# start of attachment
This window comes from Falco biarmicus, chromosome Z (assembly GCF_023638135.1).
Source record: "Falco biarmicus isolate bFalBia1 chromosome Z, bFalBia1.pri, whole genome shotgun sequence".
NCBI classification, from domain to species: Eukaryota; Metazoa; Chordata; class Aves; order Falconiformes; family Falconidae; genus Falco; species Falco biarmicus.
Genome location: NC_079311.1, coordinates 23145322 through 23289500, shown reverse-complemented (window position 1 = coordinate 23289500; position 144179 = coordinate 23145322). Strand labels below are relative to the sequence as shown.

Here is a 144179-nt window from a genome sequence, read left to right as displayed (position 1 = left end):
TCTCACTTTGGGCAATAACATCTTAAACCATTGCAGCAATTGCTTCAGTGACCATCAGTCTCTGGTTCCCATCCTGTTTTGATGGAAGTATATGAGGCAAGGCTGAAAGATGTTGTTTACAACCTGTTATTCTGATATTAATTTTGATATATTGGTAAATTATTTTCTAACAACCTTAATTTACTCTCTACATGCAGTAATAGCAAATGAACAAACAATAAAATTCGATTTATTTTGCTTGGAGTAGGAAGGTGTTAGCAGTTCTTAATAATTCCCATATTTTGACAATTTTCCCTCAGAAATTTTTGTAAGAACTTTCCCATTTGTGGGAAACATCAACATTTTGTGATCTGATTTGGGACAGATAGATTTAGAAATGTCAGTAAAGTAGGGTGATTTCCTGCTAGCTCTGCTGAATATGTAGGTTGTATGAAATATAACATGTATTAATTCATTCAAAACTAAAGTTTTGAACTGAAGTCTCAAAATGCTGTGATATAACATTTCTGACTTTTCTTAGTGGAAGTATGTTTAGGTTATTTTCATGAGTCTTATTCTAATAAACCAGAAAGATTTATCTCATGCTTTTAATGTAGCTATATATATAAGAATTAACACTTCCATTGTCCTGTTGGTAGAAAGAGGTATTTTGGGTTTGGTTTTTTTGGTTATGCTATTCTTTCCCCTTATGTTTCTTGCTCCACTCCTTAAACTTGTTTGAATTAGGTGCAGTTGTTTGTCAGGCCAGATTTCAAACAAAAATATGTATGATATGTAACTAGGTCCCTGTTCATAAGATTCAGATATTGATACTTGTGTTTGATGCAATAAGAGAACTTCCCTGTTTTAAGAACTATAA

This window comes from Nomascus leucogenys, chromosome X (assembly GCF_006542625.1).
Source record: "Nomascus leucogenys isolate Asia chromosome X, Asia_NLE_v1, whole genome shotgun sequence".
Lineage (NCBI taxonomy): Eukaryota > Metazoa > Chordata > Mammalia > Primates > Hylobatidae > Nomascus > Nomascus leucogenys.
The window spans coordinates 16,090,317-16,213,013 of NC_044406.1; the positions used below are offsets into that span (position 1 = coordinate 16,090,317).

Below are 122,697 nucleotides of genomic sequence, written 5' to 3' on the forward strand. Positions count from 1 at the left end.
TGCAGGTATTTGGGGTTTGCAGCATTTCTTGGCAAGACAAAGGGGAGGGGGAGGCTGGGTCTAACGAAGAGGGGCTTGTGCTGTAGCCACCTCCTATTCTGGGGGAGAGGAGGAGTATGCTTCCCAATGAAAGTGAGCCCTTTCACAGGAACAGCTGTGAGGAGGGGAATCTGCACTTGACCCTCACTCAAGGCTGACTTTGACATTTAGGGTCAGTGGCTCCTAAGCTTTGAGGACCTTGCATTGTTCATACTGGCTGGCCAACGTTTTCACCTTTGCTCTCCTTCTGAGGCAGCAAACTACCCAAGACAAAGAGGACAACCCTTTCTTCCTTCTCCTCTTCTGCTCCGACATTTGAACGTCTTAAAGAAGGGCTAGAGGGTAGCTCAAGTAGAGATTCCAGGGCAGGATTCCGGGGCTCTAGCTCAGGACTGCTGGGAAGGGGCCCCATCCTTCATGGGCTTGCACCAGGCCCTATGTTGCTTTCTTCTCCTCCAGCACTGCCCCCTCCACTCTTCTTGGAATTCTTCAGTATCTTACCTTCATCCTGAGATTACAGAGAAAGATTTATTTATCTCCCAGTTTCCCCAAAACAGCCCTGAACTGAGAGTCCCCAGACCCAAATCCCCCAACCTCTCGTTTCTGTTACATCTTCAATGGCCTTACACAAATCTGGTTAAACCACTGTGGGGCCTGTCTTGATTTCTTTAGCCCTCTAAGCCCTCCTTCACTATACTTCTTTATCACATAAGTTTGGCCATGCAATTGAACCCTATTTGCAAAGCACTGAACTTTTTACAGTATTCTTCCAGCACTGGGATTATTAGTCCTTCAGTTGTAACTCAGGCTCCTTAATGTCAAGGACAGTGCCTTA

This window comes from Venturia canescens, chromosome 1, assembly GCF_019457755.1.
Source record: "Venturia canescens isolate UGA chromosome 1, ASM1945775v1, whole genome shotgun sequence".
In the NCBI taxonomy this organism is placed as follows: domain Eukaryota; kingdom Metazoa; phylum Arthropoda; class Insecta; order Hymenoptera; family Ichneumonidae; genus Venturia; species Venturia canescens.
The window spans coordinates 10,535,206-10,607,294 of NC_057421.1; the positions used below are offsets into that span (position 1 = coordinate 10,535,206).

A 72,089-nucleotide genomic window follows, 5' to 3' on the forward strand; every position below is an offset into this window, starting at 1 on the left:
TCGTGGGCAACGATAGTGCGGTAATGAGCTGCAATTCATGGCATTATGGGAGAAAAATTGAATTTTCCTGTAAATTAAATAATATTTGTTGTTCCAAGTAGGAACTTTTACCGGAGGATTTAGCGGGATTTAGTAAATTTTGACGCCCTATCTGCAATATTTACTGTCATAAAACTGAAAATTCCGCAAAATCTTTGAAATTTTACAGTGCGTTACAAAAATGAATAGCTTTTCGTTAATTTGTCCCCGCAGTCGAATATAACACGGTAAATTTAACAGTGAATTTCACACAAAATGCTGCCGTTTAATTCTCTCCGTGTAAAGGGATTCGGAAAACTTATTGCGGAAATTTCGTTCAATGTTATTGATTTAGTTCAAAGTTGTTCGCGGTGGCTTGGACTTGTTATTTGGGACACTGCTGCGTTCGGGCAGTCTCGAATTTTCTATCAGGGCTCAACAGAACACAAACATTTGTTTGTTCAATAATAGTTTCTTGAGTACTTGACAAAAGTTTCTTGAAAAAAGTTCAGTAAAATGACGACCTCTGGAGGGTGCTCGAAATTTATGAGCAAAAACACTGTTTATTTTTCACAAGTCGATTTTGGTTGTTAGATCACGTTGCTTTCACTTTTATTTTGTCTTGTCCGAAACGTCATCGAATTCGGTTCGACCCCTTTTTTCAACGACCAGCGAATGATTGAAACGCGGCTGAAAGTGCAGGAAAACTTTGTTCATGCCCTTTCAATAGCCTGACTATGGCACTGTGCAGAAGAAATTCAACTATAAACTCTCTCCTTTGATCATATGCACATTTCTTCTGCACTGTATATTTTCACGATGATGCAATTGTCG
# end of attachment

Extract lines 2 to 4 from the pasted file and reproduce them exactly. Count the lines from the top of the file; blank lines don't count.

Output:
Source record: "Falco biarmicus isolate bFalBia1 chromosome Z, bFalBia1.pri, whole genome shotgun sequence".
NCBI classification, from domain to species: Eukaryota; Metazoa; Chordata; class Aves; order Falconiformes; family Falconidae; genus Falco; species Falco biarmicus.
Genome location: NC_079311.1, coordinates 23145322 through 23289500, shown reverse-complemented (window position 1 = coordinate 23289500; position 144179 = coordinate 23145322). Strand labels below are relative to the sequence as shown.